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Unbalanced Currents and Submersible Motors

General

One of the most common causes of failure in Submersible Electric Motors is because
of overheating due to unbalanced currents, usually caused by unbalanced voltages.

IEC Report 892:1987 (AS1359.31 1997) states: "The application of unbalanced
voltages to a three phase induction motor introduces a "negative sequence voltage",
and this produces in the air gap a flux rotating against the rotation of the rotor, thus
tending to produce high currents. A small negative sequence voltage may produce
currents in the windings that are considerably in excess of those present under balanced
voltage conditions. Consequently the temperature rise of the motor operating on a
particular load and percentage voltage imbalance will be greater than for the motor
operating under the same conditions with balanced voltages."

This applies for all induction motors, but is especially critical for submersible motors
because they operate at much higher current densities than standard air cooled motors
and have a much lower tolerance to increased temperatures.

If voltages are unbalanced then currents will almost certainly be unbalanced. Even if
the voltages are balanced it is possible to have large current unbalance - if this is the
case it is usually caused by the way the drop cables are arranged in the well. For
example, we recently helped a customer experiencing 20 amps current unbalance with
a 150Hp 8 Inch motor on full load, when the voltages were balanced within 1 volt at
the surface. The drop cables had been tied to the flexible column with 2 phases on one
side and 1 phase and the earth cable on the other to give a better mechanical balance.
When the cables were rearranged with the 3 phases tied together on one side and the
earth on the other side the currents were balanced within 2 amps. This large variation
in current was caused by magnetic field linkage and interaction between the 3 phases,
which was amplified over 250 metres of cable down the hole.

We can expect increased, uneven, and localised heating in a motor because of
unbalanced currents, so it is essential to ensure that the voltages and currents are
balanced when motors are commissioned. If the voltage supply to the motor is solid
and stable the currents will probably remain reasonably balanced, however, on some
sites, such as mine sites, large variations can occur during the day as different parts of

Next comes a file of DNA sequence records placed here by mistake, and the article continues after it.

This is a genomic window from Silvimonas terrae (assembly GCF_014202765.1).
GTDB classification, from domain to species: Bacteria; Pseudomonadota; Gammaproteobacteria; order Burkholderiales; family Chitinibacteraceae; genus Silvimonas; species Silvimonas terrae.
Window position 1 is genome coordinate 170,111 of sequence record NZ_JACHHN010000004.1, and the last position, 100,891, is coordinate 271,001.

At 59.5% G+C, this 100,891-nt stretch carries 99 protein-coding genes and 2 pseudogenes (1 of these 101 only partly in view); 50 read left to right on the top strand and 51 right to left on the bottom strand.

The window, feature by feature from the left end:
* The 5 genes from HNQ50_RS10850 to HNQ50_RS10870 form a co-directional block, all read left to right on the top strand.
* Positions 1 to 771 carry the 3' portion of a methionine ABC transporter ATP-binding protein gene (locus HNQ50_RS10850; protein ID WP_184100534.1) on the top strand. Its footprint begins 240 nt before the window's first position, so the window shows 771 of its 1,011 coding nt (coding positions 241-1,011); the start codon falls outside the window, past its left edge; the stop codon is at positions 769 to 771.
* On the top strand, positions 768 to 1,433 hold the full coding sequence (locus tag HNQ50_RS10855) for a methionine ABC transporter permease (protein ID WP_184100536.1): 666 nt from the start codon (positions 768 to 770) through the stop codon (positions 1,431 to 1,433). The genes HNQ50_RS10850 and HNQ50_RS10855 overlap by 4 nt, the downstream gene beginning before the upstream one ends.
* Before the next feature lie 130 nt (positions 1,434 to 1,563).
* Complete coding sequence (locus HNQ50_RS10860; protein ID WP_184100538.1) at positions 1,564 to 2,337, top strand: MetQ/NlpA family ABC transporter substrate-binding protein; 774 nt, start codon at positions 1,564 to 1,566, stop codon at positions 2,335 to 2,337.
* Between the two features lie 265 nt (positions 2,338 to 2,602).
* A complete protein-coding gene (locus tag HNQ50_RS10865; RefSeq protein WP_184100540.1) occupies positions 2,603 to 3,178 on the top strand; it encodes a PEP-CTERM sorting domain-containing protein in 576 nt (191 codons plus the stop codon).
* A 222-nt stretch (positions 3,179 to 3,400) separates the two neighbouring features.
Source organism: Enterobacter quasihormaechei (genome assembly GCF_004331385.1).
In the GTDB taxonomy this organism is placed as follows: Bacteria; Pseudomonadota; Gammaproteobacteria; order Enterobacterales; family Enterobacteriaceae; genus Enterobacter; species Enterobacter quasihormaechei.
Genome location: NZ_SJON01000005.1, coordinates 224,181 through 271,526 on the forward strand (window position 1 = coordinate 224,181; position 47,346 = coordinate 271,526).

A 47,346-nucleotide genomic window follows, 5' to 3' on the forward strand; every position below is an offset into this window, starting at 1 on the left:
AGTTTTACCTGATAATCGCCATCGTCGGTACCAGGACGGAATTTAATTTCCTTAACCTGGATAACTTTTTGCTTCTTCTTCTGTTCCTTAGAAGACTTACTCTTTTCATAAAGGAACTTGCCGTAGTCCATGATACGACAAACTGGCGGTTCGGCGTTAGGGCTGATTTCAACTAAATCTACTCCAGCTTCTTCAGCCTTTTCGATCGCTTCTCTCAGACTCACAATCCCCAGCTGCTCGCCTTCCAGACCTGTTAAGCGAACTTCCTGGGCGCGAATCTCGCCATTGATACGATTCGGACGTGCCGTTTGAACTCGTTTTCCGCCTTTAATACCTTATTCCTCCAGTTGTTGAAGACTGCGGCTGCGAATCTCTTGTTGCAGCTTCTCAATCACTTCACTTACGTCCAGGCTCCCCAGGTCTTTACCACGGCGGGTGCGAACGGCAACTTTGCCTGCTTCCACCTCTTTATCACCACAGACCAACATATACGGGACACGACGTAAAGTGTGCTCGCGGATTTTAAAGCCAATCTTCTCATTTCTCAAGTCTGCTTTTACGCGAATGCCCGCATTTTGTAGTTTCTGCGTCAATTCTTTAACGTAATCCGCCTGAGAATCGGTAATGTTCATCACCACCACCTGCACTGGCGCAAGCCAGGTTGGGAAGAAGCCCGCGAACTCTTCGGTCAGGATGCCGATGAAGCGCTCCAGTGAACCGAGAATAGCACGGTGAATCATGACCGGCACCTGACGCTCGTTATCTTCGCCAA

the plant are operated and alter the supply conditions. In this type of supply
environment SME strongly recommend that voltage and current unbalance protection
is included in the motor protection system.

Voltage unbalance is more common in rural areas where there can be large single-
phase loads, which unbalance the supply.

To get an idea of the effect of voltage and current unbalance; for 1% voltage unbalance
we can expect about 8% current unbalance and 10% increase in temperature rise.

The correct way to calculate the percentage Current unbalance is to use the formula
below:
Percentage Current Unbalance = (Maximum current difference from average current /
average current) x 100
Procedure.
Measure the currents in all 3 phases.
Add the 3 measured currents and divide the total be 3, which gives the average current.
Calculate the amps unbalance for the worst phase by subtracting it from the average.
Divide the worst-case unbalance amps by the average and show as a percentage. This
figure is know as the Percentage Current Unbalance and it should not be more that 5%
for SME motors. (Most manufacturers do not allow more that 5% current unbalance).
Example:
Currents measured are 34, 36, and 40 amps.
The total of the 3 currents is 110, and the average is 36.67 amps.
Worst Case unbalance is 40 - 36.67 = 3.33.
Current Unbalance is 3.33 / 36.67 = 9%
A motor seldom has completely balanced currents even if the voltage supply is
balanced so in some cases it is possible to balance the currents by rotating the motor
connections. This should be done by moving all 3 connections in the same direction
each time so that the direction of rotation of the motor is not changed. The currents
should be recorded for each phase with reference to the supply and motor terminals.
All 3 connection options should be tried and then the connection that gives the best
result should be used.
If there is still significant current unbalance after the current unbalance has been
reduced to a minimum by rotating the phases then it may mean considering de-rating
the motor. This either means reducing the pump output by fitting a smaller pump or
maybe by removing an impeller, or installing a larger motor. 5% current unbalance
probably means that there is about 0.8% voltage unbalance.
As an alternative to derating it is possible to measure and monitor the actual
temperatures in the motor using PT100s. SME fit 3 PT100s in the windings and in the
slot as standard for all motors 8 Inch and above. In general SME will know where the
winding hot spot is for different motors and they can then advise if it is safe to operate
the motor when the actual temperatures are known, even if there is high current
unbalance. In some cases the ambient water temperature may be low, or, the motor is
not fully loaded by the pump, so the actual winding operating temperature will still be
well within acceptable limits.
Current unbalance in an induction motor has a number of effects, which reduce the
performance of the motor, but the most significant for submersible motors is the
increase in temperature.
Any installation with more than 5% voltage imbalance is not suitable for use with
submersible motors or any type of induction motor. The supply authority needs to fix
the problem.



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